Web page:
The National Threat Initiative (NTI) worked with hospitals, research universities, and other stakeholders to prepare a report with effective and secure solutions to support Congressional efforts to eliminate cesium-137 from facilities around the United States.
The report — Preventing a Dirty Bomb: Case Studies and Lessons Learned — is based on a series of case studies from Emory University in Atlanta, across the University of California system, and in New York City. It identifies the roles that federal, state, and local regulators, operators and decision-makers play in swapping out cesium-137 and highlights incentives, challenges and informational issues standing in the way of replacement.
Cesium-137, a potentially dangerous radioactive source, offers ingredients that could be used radiological dirty bombs. It is traditionally used as an irradiator, utilized in blood sterilization and research applications with alternative x-ray technologies. Since cesium-137 can be found in hundreds of facilities throughout the United States, the NTI claims that many of these are vulnerable to theft.
“At the Nuclear Threat Initiative, we know that the radiological, or ‘dirty,’ bomb threat is urgent and that a national effort is needed to address it,” Laura S.H. Holgate, NTI’s vice president of materials risk management, said in the report. “We support congressional efforts to phase out all cesium-137 blood irradiation devices in the United States by 2027—tracking international models in France, Japan, and Norway. Fortunately, new technologies have eliminated the need for the use of radiological materials like cesium-137 in medicine and research; equally effective and safe, these technologies have been approved by the Food and Drug Administration and have made their way to market.”
The NTI worked with partner organizations to investigate liability, lifecycle, and disposal costs associated with cesium-137, gather the details on the viability of replacement, and help garner support for change.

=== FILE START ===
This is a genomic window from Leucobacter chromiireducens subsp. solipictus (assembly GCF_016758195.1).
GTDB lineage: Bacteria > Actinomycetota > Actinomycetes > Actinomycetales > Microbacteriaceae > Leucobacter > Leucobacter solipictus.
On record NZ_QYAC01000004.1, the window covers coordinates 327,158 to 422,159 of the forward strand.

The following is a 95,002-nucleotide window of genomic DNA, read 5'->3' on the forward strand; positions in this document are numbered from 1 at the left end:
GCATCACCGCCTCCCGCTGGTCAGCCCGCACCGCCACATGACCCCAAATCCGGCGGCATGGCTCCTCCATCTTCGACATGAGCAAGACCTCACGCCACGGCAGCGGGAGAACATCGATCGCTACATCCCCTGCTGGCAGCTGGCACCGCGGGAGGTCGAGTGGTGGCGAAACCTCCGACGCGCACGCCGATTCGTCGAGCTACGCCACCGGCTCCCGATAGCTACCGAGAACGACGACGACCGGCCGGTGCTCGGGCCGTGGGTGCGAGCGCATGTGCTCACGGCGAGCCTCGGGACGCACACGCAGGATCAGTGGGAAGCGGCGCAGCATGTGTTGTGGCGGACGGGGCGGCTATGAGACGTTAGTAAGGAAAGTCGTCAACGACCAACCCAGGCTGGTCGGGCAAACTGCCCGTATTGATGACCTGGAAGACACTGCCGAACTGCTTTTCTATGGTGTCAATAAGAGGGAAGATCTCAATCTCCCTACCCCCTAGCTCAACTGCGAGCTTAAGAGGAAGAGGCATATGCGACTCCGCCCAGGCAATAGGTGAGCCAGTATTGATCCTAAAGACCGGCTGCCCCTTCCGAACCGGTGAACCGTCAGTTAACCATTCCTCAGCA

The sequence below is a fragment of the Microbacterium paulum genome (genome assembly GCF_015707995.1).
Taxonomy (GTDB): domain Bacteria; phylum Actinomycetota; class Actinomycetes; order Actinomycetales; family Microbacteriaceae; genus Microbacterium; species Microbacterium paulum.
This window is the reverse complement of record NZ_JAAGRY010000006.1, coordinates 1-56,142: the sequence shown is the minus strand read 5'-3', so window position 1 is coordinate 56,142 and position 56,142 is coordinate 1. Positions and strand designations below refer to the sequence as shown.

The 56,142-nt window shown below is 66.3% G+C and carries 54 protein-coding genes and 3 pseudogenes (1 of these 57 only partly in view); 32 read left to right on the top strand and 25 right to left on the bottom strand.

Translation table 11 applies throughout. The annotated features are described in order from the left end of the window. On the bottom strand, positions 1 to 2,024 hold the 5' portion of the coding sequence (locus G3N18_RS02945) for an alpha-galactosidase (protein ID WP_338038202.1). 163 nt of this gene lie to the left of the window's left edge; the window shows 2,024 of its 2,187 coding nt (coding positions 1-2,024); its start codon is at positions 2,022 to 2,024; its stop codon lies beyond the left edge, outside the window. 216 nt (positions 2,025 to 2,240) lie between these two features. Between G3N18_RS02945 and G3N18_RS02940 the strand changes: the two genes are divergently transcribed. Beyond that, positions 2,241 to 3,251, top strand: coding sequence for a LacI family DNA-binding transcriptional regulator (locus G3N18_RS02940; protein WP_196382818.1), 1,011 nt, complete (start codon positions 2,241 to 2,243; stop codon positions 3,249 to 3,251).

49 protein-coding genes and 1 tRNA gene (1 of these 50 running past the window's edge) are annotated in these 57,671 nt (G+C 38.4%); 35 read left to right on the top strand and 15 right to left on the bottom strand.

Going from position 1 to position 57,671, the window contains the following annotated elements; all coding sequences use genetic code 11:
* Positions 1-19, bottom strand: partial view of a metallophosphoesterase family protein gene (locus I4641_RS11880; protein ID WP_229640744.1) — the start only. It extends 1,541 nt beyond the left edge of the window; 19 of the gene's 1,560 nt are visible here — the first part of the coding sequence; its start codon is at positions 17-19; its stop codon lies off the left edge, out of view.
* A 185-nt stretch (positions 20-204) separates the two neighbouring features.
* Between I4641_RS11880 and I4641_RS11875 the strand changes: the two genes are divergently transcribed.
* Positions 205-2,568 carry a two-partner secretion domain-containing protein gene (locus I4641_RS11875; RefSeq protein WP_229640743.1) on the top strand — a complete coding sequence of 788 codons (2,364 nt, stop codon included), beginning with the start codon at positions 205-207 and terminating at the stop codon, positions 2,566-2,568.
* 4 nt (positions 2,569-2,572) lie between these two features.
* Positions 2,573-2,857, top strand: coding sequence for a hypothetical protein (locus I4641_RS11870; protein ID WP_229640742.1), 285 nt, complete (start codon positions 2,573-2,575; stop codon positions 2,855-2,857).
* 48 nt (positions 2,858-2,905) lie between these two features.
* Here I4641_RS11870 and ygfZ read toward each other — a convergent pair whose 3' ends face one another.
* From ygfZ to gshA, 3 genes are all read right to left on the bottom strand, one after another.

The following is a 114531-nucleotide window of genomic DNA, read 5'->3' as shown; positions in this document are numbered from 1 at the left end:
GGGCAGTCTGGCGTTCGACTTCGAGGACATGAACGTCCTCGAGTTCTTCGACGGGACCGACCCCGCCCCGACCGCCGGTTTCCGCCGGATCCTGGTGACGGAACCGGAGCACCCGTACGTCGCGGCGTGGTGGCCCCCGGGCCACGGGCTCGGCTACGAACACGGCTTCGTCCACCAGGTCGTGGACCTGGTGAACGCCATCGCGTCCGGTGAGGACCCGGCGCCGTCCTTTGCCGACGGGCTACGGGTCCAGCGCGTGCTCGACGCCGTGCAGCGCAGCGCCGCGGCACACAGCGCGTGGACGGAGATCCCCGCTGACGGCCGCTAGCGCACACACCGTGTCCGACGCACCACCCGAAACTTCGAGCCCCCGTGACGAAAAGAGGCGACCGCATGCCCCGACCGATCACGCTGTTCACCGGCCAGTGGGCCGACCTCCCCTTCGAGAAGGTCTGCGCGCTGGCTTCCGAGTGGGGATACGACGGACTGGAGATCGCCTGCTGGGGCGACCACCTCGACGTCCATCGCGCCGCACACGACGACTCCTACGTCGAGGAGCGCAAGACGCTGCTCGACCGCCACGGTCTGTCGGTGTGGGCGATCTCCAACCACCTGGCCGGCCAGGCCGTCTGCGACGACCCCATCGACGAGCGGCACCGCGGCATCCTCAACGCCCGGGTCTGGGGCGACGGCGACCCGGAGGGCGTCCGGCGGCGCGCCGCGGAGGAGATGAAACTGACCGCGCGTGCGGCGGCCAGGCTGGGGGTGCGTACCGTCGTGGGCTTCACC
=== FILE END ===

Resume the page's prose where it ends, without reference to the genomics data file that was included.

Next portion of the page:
The report noted that 15 of the 32 irradiators in use in New York alone as of 2014 have now been replaced. Another seven are under contract for replacement or have contracts pending.
“Although there is no regulatory mandate to achieve permanent threat reduction by removing these potentially dangerous sources, hospitals, research centers, and governments increasingly are recognizing the risks associated with radiological devices and are voluntarily removing and replacing them,” the report said.
The report is meant mainly for public health officials at local and state levels, hospital administrators and other cesium-137 users, and tries to connect them and regulators in the field with the knowledge of technical professionals. It also works to identify and advocate for those areas where adjustments to U.S. Nuclear Regulatory Commission regulations could help incentivize securing and replacing cesium-137 sources and devices.
In addition to safety concerns, a significant portion of the report is also dedicated to costs. As an incentive, it notes that cesium-137 alternatives can grant long-term cost savings and operational benefits, as they reduce the need to maintain expensive surveillance systems of dangerous items and eliminates outright the high costs associated with material disposal.
“We’re hopeful that moving forward, other universities and municipalities will see this work as a blueprint for reducing radiological risks across America and the world,” Holgate said.